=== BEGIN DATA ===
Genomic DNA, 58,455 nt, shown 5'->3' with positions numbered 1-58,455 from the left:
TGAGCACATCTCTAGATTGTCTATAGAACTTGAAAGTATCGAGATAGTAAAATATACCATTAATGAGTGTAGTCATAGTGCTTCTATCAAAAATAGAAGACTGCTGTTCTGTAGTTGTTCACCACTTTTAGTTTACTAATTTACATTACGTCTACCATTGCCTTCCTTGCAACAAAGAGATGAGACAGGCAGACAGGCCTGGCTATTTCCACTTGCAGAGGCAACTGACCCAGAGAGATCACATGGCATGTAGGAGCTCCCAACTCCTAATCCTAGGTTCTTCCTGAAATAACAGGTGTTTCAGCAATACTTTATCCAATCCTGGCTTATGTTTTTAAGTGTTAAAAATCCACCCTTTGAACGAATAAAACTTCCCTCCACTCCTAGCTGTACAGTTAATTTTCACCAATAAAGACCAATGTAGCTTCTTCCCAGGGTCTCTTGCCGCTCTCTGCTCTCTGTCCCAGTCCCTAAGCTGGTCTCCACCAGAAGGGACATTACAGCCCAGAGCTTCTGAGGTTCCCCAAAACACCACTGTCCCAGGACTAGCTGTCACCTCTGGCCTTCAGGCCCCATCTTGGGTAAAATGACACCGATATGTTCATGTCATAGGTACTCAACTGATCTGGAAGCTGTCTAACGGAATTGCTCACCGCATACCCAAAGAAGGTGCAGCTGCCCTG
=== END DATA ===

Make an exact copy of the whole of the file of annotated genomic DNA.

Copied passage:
Genomic DNA, 58,455 nt, shown 5'->3' with positions numbered 1-58,455 from the left:
TGAGCACATCTCTAGATTGTCTATAGAACTTGAAAGTATCGAGATAGTAAAATATACCATTAATGAGTGTAGTCATAGTGCTTCTATCAAAAATAGAAGACTGCTGTTCTGTAGTTGTTCACCACTTTTAGTTTACTAATTTACATTACGTCTACCATTGCCTTCCTTGCAACAAAGAGATGAGACAGGCAGACAGGCCTGGCTATTTCCACTTGCAGAGGCAACTGACCCAGAGAGATCACATGGCATGTAGGAGCTCCCAACTCCTAATCCTAGGTTCTTCCTGAAATAACAGGTGTTTCAGCAATACTTTATCCAATCCTGGCTTATGTTTTTAAGTGTTAAAAATCCACCCTTTGAACGAATAAAACTTCCCTCCACTCCTAGCTGTACAGTTAATTTTCACCAATAAAGACCAATGTAGCTTCTTCCCAGGGTCTCTTGCCGCTCTCTGCTCTCTGTCCCAGTCCCTAAGCTGGTCTCCACCAGAAGGGACATTACAGCCCAGAGCTTCTGAGGTTCCCCAAAACACCACTGTCCCAGGACTAGCTGTCACCTCTGGCCTTCAGGCCCCATCTTGGGTAAAATGACACCGATATGTTCATGTCATAGGTACTCAACTGATCTGGAAGCTGTCTAACGGAATTGCTCACCGCATACCCAAAGAAGGTGCAGCTGCCCTG